`Casualty aversion' overcome by terror

Many Americans prepared to accept military loss of life

Terrorism Strikes America

The Nation

September 17, 2001|By Dan Fesperman | Dan Fesperman,SUN NATIONAL STAFF

Ever since the last American soldier departed from the rooftops of Saigon more than 26 years ago, politicians and generals have doubted the nation's willingness to stomach military casualties.

Call it post-Vietnam syndrome, or "casualty aversion" -- it has contributed to hastened withdrawals in operations ranging from the victory in the Persian Gulf war to the aborted relief mission to Somalia.

For the moment, such timidity lies buried in the ruins of lower Manhattan and the Pentagon. With perhaps 5,000 American civilians dead from a terrorist attack, military losses suddenly seem like a palatable alternative.

"Our political leaders now understand they are leading a public that fears," said retired Col. Don M. Snider, a professor of political science at the U.S. Military Academy. "The fear is palpable, and when people fear, they are willing to sacrifice to eliminate that fear."

"I think this is going to transform a generation," said Steven David, an expert on national security and terrorism, and a professor at the Johns Hopkins University. "My generation came of age in Vietnam, and now we have something else that may turn that around, something that will make people say, `My God, it's a dangerous world out there, and we've got to be tough; we've got to be resolute.'"

Military professionals and academics aren't the only people talking this way.

Harriot Crawmer, 75, a pharmacy technician who lives near the Pennsylvania crash site where one of the four hijacked jets went down, has a son in the Navy and feels enough Americans have died already.

Yet, she said, "I'm going to be one angry American if we don't do something. I have been hesitant in the past to send troops. But not this time. ... We're at war with them, as far as I'm concerned."

In a Time/CNN poll taken Thursday of 1,082 American adults, 55 percent favored a ground invasion "that would result in the loss of U.S. lives," with 38 percent opposed. More than 80 percent said they supported airstrikes and assassinations.

According to a growing school of thought among some military analysts, public support hasn't been an obstacle for quite some time in efforts to mobilize U.S. forces for action abroad. With opinion polls to support them, they argue that politicians are the ones who never regained their resolve, a reticence that has filtered down to the commanders in the field.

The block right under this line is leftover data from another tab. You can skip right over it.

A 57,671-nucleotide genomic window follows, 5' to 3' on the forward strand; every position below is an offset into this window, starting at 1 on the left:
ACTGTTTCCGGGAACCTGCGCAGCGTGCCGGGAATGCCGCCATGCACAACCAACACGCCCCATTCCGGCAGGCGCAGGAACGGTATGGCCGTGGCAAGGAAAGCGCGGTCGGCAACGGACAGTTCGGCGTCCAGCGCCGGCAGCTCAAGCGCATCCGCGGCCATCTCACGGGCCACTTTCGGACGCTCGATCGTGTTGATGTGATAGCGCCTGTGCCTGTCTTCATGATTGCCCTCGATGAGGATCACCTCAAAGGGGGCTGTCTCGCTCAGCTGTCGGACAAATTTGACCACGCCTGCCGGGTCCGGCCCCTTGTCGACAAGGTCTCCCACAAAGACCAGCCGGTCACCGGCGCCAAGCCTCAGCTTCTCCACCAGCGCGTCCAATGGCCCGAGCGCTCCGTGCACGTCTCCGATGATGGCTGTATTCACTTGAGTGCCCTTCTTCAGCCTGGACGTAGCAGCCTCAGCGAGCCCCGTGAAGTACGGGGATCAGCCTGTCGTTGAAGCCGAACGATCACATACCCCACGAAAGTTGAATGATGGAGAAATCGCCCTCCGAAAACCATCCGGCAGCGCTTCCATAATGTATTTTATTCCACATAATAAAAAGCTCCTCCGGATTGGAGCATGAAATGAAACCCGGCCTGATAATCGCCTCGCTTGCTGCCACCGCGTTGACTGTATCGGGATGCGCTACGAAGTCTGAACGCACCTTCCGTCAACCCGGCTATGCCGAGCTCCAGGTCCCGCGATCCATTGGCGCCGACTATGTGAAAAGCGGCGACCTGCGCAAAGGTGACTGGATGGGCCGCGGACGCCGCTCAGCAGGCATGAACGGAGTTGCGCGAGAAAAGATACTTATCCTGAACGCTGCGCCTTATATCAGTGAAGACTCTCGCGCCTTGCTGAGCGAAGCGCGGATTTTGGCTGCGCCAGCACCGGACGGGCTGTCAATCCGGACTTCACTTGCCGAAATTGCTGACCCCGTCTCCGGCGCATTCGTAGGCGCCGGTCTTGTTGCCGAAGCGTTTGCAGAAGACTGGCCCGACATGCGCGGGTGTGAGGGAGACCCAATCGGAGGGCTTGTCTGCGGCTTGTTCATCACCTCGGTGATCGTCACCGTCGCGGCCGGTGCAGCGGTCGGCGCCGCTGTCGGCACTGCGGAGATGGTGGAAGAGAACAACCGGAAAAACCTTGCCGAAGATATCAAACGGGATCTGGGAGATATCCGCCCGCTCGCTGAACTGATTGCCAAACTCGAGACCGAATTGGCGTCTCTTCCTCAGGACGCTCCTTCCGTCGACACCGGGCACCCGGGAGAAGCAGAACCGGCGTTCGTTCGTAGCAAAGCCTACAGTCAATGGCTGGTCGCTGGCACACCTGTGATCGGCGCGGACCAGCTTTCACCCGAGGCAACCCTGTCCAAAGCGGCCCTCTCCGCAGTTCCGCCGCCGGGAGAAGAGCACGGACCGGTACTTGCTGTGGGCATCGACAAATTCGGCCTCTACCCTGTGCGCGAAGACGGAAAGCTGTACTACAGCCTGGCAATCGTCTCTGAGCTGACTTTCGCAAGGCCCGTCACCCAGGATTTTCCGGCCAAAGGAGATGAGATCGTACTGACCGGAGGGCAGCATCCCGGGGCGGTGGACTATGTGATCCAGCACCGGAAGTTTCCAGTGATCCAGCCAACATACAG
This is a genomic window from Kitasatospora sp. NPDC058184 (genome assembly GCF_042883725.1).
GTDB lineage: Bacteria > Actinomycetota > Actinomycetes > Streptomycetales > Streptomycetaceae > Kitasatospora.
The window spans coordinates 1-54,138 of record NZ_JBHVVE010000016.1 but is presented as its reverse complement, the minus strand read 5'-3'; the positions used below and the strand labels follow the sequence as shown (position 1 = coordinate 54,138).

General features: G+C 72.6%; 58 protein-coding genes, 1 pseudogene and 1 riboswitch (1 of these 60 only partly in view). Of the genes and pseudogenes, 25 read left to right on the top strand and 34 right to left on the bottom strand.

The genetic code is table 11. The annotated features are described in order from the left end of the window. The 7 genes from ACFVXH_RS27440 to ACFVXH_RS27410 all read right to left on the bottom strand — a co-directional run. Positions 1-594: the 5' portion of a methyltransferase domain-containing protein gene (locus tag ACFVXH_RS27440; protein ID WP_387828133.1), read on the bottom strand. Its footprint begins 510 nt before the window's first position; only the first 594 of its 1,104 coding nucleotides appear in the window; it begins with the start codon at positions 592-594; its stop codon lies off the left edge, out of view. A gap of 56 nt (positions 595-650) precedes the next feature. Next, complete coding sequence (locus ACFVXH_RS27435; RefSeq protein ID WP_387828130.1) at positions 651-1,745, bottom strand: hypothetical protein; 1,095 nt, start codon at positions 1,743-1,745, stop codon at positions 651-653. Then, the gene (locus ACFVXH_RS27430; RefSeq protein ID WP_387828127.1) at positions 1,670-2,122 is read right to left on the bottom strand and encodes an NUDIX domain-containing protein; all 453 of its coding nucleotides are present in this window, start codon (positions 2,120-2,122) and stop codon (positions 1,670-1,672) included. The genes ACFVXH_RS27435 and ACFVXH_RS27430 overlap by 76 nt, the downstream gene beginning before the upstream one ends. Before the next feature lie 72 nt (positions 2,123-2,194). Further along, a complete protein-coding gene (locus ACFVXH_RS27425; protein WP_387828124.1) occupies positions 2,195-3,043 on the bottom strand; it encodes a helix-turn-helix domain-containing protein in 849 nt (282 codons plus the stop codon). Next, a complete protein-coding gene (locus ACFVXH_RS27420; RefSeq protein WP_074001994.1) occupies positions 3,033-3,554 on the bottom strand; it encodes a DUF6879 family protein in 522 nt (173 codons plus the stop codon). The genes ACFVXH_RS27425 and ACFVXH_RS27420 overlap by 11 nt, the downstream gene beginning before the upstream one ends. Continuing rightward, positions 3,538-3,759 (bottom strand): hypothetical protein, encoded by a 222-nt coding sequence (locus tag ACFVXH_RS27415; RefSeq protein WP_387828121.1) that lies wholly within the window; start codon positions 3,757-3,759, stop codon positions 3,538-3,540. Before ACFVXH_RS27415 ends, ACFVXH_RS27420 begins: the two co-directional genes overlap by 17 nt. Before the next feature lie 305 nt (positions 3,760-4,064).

"The public resistance [to casualties] wasn't that great to begin with," said Steven Kull, director of the Program on International Policy Attitudes at the University of Maryland, College Park. "It was really overstated, and certainly in a situation like this, whatever resistance existed would be greatly diminished."

That would explain the opinion of such people as Vince Cuffari, 53, owner of a Hampden ice cream shop and an Air Force veteran who served in Southeast Asia during Vietnam.

"I don't want to see another Vietnam," he said, "[but we] should go after every one of them, take them all out. ... I don't want to take out somebody's pill factory. I want them to get a message: Never, never do it again."

But even with the public in a crusading mood, going to war against an unconventional enemy is a tricky business. Without clear targets or goals, pitfalls abound.

"This doesn't mean everyone is ready to head off pell-mell," Kull said. "Americans are pretty discriminating as to whether something is doing any good."

"If we end up in Afghanistan just sitting there, that's not going to be accepted," David said.

Maybe. Or maybe it is the politicians who will lose their nerve first, says Snider, another who believes that the public's "casualty aversion" is an overstated myth.

"We have political leaders who only think in the short term," he said. "The public thinks in much longer terms. They're raising children, saving for college, and I think politicians are still going to have trouble reading the public. So the real challenge is, can the politicians step up to the leadership challenge of a three- or five- or seven-year war, or will they, every time there is a setback, want to hunker down."

Whatever the case, retired Army Chief of Staff Gen. Edward Meyer, who helped rebuild the force after Vietnam, said he hopes the political restraints that caused some commanders to rein in the actions of junior officers will be eased, if not relinquished.

"It has restricted a lot of activities that our armed forces could have accomplished, had they been turned loose," Meyer said. "No commander likes to lose soldiers, but if he starts out with [no casualties] as his goal, nobody is going to accomplish anything. I clearly think this is going to change now. ... You don't hear talk of any schisms now. What you hear is that this is the defense of the homeland that is at stake."

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